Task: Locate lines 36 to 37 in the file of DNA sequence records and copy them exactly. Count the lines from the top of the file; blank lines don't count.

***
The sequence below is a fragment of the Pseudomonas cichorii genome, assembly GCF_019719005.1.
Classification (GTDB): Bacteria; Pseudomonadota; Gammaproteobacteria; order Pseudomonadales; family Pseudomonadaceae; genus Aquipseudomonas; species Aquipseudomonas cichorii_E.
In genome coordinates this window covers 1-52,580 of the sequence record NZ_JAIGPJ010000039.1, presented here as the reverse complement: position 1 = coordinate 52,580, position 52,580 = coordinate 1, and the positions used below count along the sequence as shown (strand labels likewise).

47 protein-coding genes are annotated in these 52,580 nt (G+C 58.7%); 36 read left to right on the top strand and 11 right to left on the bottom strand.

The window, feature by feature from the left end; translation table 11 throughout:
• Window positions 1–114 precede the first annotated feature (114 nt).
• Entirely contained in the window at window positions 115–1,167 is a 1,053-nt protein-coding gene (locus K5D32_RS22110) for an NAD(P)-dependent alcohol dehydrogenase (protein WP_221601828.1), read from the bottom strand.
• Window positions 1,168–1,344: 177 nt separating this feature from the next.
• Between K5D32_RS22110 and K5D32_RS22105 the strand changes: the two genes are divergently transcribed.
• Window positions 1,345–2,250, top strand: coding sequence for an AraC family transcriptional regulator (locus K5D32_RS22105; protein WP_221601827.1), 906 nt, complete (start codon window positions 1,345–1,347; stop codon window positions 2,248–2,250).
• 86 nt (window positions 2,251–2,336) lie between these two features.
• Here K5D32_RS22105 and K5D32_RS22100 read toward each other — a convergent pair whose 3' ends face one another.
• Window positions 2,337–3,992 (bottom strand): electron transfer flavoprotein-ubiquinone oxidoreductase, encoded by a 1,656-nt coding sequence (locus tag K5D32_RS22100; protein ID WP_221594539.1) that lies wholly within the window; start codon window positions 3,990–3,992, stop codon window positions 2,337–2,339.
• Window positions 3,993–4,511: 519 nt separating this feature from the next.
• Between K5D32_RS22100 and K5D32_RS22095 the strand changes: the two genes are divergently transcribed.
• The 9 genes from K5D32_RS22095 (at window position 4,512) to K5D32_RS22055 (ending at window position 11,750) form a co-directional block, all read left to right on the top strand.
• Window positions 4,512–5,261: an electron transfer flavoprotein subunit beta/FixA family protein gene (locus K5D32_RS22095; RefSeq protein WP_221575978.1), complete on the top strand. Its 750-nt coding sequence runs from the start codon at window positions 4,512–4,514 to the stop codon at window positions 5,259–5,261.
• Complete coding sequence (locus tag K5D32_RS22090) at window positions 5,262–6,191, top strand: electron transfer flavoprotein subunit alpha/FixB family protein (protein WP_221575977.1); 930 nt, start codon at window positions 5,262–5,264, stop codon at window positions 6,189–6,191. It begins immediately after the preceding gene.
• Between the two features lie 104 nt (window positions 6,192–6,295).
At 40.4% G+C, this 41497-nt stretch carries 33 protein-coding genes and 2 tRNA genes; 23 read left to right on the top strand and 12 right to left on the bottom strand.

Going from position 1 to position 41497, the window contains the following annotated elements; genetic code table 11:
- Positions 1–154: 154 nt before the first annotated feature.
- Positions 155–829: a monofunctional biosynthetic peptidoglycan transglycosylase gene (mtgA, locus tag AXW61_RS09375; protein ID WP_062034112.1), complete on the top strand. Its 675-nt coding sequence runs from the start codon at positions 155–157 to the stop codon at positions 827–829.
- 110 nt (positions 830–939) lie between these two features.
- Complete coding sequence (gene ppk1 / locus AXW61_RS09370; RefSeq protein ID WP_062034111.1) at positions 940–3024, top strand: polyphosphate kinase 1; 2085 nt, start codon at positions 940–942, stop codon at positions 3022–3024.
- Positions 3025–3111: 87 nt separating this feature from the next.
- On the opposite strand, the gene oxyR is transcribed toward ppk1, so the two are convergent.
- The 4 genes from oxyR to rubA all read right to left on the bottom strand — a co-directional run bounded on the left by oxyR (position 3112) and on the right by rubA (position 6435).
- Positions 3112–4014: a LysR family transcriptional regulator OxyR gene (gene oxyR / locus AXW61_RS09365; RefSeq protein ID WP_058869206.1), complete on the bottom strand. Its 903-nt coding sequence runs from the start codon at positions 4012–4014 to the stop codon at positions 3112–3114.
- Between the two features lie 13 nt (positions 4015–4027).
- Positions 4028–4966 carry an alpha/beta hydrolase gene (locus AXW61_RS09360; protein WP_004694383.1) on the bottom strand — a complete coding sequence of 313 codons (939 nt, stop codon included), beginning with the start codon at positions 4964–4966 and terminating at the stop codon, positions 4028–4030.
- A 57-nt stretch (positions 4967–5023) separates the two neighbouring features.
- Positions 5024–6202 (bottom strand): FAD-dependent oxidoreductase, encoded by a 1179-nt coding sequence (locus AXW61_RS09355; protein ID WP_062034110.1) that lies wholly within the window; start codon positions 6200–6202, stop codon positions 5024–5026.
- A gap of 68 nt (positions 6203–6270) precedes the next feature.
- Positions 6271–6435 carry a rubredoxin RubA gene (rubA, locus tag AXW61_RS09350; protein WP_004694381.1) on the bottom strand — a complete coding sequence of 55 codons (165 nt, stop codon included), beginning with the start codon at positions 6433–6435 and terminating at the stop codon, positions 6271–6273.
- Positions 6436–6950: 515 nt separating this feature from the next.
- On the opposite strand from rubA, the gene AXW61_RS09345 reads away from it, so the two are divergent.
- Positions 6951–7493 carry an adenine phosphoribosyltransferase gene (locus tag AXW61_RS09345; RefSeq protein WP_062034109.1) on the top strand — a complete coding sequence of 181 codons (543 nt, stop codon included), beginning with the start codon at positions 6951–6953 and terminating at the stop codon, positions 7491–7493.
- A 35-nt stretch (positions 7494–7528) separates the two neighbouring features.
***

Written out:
- Positions 6436–6950: 515 nt separating this feature from the next.
- On the opposite strand from rubA, the gene AXW61_RS09345 reads away from it, so the two are divergent.